Spiritual renewal is a daily process with daily setbacks. And as C.S. Lewis imaginatively reminded us (Screwtape Letters), the Biblical worldview includes a realm of activity beyond physical awareness, from which many of those setbacks originate.
The lineage of human brokenness is mixed. Sin derives from many sources. Envy and arrogance from within led Eve to eat the fruit. Yet as the story goes it was clearly the serpent that lured her in. But surely Adam’s absence had something to do with her transgression as well. As with Eve, so with us. Sin springs from many fountains.
The flesh, the world, and the devil conspire to preclude our progress in being transformed to look more and more like Jesus in the way we live. While Christians are usually somewhat sensitive to the presence of personal sin (both acts and condition, e.g. 1 John 1:5-10), and also alert to the allures of the world (1 John 2:15-17), there seems to be less perceptiveness regarding the ways of the devil (1 John 3:8-11).
Paul expressed concern for the church in Corinth regarding this potential imperceptiveness of the devil’s work, “…so that we would not be outwitted by Satan: for we are not ignorant of his designs” (2 Cor. 2:11).
I recently finished reading Renewal As a Way of Life: A Guidebook for Spiritual Growth by Richard Lovelace, which emphasizes our need for awareness of Satan’s role in our downfalls. Lovelace brings a balanced approach, neither attributing all sin to the devil nor ignoring the devil’s influence. Lovelace highlights three “clues” for discerning the devil’s work, calling them the “Stratagems of Darkness.”
- Temptation: Steering God’s children into forms of sin which are in obvious conformity to the world. “Temptation is not his most dangerous technique with believers, for they cannot be led away from Christ into damnation.” Nonetheless, sin can sideline believers, both through discouragement and discrediting.
- Accusation: There is no activity which is more characteristic of the devil (106). How do we become sensitized to spiritual conflict? How do we know when we are up against the devil? Based on the situation in 2 Corinthians 2, where believers are being tempted toward mutual resentment and unhealed relationships due to lack of forgiveness, Lovelace suggests that there are two ways in which the devil normally works: “dividing the body of Christ and using unhealed resentment as a gun emplacement for firing accusations” (153). He goes on to say, “Whenever we find accusation dominating our minds or the minds of others, especially with an apparent admixture of lies, we may be dealing with the devil” (153).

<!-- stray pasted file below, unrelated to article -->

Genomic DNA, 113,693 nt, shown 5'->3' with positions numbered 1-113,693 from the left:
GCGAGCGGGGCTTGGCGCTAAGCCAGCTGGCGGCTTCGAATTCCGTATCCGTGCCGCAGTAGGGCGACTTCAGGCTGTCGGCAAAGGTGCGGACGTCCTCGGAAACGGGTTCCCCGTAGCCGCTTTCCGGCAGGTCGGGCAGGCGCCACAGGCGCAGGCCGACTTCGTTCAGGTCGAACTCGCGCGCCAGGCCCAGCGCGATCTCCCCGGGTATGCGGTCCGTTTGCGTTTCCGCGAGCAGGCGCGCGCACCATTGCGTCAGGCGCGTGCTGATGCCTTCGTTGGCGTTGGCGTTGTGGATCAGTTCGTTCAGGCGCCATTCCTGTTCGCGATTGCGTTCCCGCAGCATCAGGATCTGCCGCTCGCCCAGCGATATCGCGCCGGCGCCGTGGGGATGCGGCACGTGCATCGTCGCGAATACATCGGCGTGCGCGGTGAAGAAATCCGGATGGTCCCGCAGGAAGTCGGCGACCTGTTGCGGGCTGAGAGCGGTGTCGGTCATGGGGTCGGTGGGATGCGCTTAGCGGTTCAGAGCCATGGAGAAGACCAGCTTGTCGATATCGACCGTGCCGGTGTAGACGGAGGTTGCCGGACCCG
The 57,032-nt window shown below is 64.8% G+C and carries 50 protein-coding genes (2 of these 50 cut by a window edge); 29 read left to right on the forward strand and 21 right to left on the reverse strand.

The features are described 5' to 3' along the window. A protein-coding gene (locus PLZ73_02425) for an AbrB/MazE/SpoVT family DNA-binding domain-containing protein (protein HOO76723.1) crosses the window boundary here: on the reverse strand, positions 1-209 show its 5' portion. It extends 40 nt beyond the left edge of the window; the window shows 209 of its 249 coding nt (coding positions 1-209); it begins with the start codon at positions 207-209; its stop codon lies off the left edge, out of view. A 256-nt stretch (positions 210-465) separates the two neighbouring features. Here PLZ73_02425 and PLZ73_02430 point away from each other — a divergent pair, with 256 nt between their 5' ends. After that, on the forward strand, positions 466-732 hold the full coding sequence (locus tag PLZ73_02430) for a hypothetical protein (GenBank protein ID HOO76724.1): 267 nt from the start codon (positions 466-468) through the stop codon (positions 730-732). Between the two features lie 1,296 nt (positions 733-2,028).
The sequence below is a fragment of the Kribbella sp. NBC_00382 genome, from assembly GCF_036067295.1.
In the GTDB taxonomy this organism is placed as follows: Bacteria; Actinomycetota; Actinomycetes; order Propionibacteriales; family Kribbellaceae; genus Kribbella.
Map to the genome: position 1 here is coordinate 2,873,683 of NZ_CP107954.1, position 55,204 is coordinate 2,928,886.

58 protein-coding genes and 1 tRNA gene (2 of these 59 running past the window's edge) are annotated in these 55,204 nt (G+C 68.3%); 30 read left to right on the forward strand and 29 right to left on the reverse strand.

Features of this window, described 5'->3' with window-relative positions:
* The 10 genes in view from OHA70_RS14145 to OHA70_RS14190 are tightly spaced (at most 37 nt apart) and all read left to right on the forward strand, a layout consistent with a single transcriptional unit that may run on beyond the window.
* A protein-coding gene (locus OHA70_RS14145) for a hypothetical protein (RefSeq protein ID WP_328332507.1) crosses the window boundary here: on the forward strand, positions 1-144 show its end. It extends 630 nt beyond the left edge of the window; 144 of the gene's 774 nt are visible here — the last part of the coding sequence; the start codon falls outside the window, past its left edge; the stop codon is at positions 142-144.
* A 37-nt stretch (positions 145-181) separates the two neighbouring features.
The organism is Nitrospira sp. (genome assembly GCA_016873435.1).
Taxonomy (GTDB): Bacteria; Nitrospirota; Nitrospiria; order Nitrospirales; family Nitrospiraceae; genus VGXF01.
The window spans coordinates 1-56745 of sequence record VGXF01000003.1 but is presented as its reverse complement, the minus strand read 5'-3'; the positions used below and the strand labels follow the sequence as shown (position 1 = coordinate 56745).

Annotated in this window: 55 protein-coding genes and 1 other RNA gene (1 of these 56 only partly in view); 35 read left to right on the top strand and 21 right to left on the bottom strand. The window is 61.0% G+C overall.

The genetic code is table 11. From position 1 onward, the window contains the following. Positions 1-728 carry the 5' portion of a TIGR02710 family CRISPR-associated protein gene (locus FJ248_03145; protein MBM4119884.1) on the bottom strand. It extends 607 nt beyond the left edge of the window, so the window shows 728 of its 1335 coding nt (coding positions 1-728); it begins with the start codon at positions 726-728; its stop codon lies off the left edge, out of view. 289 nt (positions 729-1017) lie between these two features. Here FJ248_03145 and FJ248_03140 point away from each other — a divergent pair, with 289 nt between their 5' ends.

- Lying: Jesus said of the devil, “When he lies, he speaks his native language, for he is a liar and the father of lies” (Jn 8:44). “Every part of the church…shows some marks of the devil’s ability to lead us into believing falsehood, causing us to ignore or doubt biblical truth” (108). There are those doctrines which directly contradict biblical teaching, and yet appeal to human arrogance. But there are also innovative philosophies which have a distinct biblical “ring” to them, and yet subtly subvert the teachings of Jesus.
There is one further “clue” to be aware of. Lovelace asks “How can we tell that we are dealing with demonic agents when many of their characteristic strategies employ the temptations, doubts, lies and slanders common to the flesh and the world?” (153).
There is a simple answer to this question. The powers of darkness do not afflict us aimlessly. There is usually design in their operations, and the design centers on blocking the expansion of the Messianic kingdom. Much of our discernment of Satanic powers come as we follow the Holy Spirit’s guidance in mission and ministry. As we begin initiatives for the kingdom, events will turn in a direction precisely calculated to block our efforts….If all of this comes with an especially disabling power behind it, Satan is probably involved.
If you feel the onslaught of temptations, accusations and lies, remember this: “The reason the Son of God appeared was to destroy the works of the devil” (1 Jn 1:8). Or as Lovelace put it, “To topple the power structure created by the interlocking operation of the flesh, the world and the devil, we need a liberator of cosmic dimensions and a Messianic people fully enlightened concerning the difficulty and the supernatural grandeur of the work yet to be done.”
And in addition to the Messiah’s conquering/delivering achievements (Heb 2:14-18), we must remember that we also have the Holy Spirit’s enabling achievement, as Paul directs in Romans 8:13, “If by the Spirit you put to death the deeds of the body, you will live.” The Holy Spirit is the active agency by which the remaining sin in us will be killed.
But to the extent that we are deficient in understanding Satan’s role in influencing, and the Spirit’s role in killing sin, to that extent we will be deficient in the fight and thus flagging in faith and joy.
So go forth and conquer in the confidence of the Messiah and the power of the Spirit.
Resources for further consideration:
Dynamics of Spiritual Life: An Evangelical Theology of Renewal, Richard Lovelace. The original work, from which Renewal As a Way of Life is distilled. More historical/theological context.
The Enemy Within: Straight Talk About the Power and Defeat of Sin, Kris Lundgaard. Drawn heavily from the teaching of John Owen, but much briefer and easier to read.
Overcoming Sin and Temptation, John Owen. The evangelical standard from which so many others take their cues.
Screwtape Letters, C. S. Lewis. The classic masterpiece that imagines an expert demon who writes to his novice nephew, instructing him on best methods of tempting humans.